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"The Grand Tax Illusion


This is one of the best arguments for "FAIR Tax" a consumption tax which directly taxes the most wealthy individuals and luxury ... sometimes outlandish.... items they do purchase.  FAIR Tax eliminates all federal payroll taxes and allows you to bring home all you've earned to spend it as you choose.  No tax below the poverty line.

"The Grand Tax Illusion

By Tim Worstall

Source: TechCentralStationDaily

"You will have seen, around and about, a lot being said about how the current recovery just isn't feeding through to the average man and woman out there. Wages don't seem to be rising; in fact, Paul Krugman recently made the astonishing claim that they haven't risen for the average man, per hour, since 1973. Rather than rootling around in Census Bureau data to show the inanity of this claim (largely because neither you nor I desire a simple rehash of something I wrote here back in January) I thought I'd try and offer something constructive. A solution if you wish, offered with humility.


Let us put ourselves into the position of those complaining. Wages should rise -- a noble goal. How, exactly, are we to achieve this? By what mechanism are we going to reshuffle the current distribution of income so that more flows into the moth-eaten wallets of the hardworking US citizens? Simple:


Abolish the Corporate Income Tax.


I know, I know, you're aghast at the idea that corporations won't be paying their fair share, that somehow they'll be getting away with something. In fact, they'll be getting away with precisely nothing. For, you see, corporations don't actually pay taxes. Only people pay taxes. This is an idea called "tax incidence". It means that people we think aren't being taxed are in fact coughing up the dough demanded by a specific impost.


Think of it this way. The money withheld from your paycheck for FICA and income taxes is in fact paid over to the IRS by the corporation that cuts your very paycheck, is it not? But no one thinks that it is the corporation actually paying those taxes, despite their name being on said check. Things become a little greyer with the corporations's own FICA payments for the joy and pleasure of employing you. Whether all of this comes from lower wages paid to you or whether at least some of it (but definitely not all of it) comes from the profits of the company depends on a few inelasticities which we'll not trouble ourselves to go into right now.


Yet we have established at least one point: whose name is on the check paying the taxes does not necessarily coincide with who is actually paying the taxes, yes? In the case of the corporate income tax we've also just been told who it is that really pays it and no, it isn't the company. Some of it is paid by the investors in the company, in the form of lower dividends or returns on their investment. But as a working paper from the Congressional Budget Office tells us:


"Burdens are measured in a numerical example by substituting factor shares and output shares that are reasonable for the U.S. economy. Given those values, domestic labor bears slightly more than 70 percent of the burden of the corporate income tax."


Now I do hope I don't have to point out that the CBO is in fact non-partisan, that they are the closest we get to an informed and non-ideologically driven examination of such matters?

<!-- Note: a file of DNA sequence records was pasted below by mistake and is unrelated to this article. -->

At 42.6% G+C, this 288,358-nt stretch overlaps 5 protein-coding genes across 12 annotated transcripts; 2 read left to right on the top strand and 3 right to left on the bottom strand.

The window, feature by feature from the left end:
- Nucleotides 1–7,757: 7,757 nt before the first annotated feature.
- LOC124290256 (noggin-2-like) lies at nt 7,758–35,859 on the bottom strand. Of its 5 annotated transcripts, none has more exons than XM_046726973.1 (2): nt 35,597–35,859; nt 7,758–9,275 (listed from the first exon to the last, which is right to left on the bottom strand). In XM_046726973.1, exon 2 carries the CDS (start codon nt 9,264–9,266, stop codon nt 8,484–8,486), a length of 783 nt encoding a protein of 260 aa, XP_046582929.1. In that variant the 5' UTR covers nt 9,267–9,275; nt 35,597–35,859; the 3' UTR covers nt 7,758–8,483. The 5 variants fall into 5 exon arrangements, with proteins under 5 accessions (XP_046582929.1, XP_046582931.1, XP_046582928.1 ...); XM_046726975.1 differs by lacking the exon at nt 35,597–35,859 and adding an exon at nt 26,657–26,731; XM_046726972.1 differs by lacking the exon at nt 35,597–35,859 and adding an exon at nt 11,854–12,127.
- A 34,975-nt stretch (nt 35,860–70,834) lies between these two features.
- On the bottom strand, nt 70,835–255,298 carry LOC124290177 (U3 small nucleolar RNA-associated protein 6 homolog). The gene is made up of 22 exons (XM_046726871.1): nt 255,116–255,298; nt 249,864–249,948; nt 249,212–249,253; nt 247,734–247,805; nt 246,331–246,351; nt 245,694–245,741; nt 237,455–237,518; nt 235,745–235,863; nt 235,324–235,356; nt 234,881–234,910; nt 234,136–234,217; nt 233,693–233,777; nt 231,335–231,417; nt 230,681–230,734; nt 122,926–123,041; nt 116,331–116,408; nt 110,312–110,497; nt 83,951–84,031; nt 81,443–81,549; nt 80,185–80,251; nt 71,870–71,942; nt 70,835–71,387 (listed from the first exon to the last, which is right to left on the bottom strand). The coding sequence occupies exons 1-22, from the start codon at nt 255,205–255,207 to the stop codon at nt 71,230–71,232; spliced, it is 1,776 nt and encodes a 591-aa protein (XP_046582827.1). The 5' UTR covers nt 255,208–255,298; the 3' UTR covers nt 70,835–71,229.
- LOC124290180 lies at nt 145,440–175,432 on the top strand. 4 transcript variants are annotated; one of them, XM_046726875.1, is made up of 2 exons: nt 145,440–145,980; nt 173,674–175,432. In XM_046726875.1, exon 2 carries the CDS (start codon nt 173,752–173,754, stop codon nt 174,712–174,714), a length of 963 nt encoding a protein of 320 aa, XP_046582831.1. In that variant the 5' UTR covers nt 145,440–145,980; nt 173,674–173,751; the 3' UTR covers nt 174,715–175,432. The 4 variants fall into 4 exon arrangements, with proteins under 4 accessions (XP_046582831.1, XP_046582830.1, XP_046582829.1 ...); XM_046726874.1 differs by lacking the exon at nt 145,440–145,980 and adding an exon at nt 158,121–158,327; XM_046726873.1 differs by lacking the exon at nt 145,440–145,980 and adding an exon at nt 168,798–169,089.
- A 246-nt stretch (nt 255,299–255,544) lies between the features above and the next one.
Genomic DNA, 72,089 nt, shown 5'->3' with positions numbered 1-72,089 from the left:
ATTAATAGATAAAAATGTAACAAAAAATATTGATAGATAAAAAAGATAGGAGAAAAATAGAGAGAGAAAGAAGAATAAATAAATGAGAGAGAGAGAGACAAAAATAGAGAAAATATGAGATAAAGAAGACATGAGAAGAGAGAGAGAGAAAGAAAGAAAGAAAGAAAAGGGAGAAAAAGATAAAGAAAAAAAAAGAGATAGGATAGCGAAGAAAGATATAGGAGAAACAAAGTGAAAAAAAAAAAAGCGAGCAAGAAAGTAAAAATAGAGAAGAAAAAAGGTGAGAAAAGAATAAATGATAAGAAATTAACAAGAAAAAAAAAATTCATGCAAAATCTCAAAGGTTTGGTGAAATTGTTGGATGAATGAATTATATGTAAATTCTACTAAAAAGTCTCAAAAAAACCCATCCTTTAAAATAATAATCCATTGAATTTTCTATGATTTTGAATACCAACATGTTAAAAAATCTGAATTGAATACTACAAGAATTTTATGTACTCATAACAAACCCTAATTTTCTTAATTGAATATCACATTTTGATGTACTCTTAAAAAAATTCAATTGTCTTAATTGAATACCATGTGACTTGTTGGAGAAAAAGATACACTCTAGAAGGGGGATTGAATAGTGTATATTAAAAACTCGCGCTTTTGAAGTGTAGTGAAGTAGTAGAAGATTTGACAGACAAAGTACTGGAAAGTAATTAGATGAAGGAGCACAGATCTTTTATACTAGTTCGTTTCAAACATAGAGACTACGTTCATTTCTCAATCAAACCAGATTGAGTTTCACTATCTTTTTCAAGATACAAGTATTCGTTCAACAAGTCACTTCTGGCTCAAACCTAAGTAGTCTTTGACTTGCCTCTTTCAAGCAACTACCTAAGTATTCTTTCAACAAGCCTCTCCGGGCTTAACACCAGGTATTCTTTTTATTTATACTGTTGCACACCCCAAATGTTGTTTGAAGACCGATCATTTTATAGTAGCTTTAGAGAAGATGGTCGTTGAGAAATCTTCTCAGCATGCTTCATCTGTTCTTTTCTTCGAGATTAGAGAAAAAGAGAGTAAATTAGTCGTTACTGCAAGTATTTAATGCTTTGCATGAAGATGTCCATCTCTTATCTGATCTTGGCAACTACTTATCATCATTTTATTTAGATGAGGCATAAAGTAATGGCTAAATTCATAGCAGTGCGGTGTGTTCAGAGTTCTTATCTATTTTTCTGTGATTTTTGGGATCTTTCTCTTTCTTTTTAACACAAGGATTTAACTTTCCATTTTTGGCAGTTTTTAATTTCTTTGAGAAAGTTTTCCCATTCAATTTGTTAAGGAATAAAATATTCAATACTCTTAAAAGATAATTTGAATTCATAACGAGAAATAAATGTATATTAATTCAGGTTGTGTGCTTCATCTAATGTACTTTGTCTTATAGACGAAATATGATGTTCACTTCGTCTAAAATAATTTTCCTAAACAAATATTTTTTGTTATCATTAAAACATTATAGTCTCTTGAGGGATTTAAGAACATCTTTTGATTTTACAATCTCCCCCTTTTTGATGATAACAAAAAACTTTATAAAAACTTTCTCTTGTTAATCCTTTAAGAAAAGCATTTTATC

There are other very good reasons for abolishing the corporate income tax, as this piece from Jane Galt a few years ago reminds us. One of the best is that it is hugely expensive to actually collect:


"The Corporate Income Tax brought in $204.9 billion in 1998. My tax professor (a Democrat) estimated the cost of corporate compliance in that year to be $300 billion. That's just the direct cost -- what corporations paid tax lawyers and accountants.

This labor is unproductive. It adds no new wealth to the economy; we are paying people simply to transfer money from one place to another, a net economic loss."

There are many alternative ideas about how we should best tax investment returns but the idea of abolshing this specific tax in order to stick it to the tax lawyers and accountants has its features, does it not? Plus, of course, we would be lifting a burden from the backs of the working people, for as our CBO report tells us, they in fact pay 70% of the tax through their receipt of lower wages.

As Wikipedia tells us, the corporate income tax is expected to raise $220.3 billion in fiscal year 2006. Abolition would mean that some $154 billion, 70% of that sum, would feed back in higher wages to the very working stiffs we all claim to be fighting for. Wouldn't that be wonderful? Given that this one tax raises some 10.1% of the federal budget, we would, by making this cut, in fact be returning 7% or so of that budget to precisely the group that our Democratic friends wish to aid: the workers.

It's extraordinarily difficult to see any one other thing in either the expenditure or revenue accounts of the federal budget that would in fact have an impact of anywhere near this sort of magnitude. So no doubt we'll be able to get them all on board to aid in taking this simple and obvious step? What's that? I'm insanely optimistic? Yes, I suppose I am, expecting anyone to be thinking about economic facts just two months before an election.

One final thought, there will be those who wonder how I would fill the revenue gap. No, I'll not make claims about the Laffer Curve, or increased dynamism, nor identify specific programs that should be cut, for after all, it is only 10% of federal revenue.

As O'Rourke's Law of Circumcision points out, you can take 10% off the top of absolutely anything.

Tim Worstall is a TCS Daiy contributing writer living in Europe."


Entry #566


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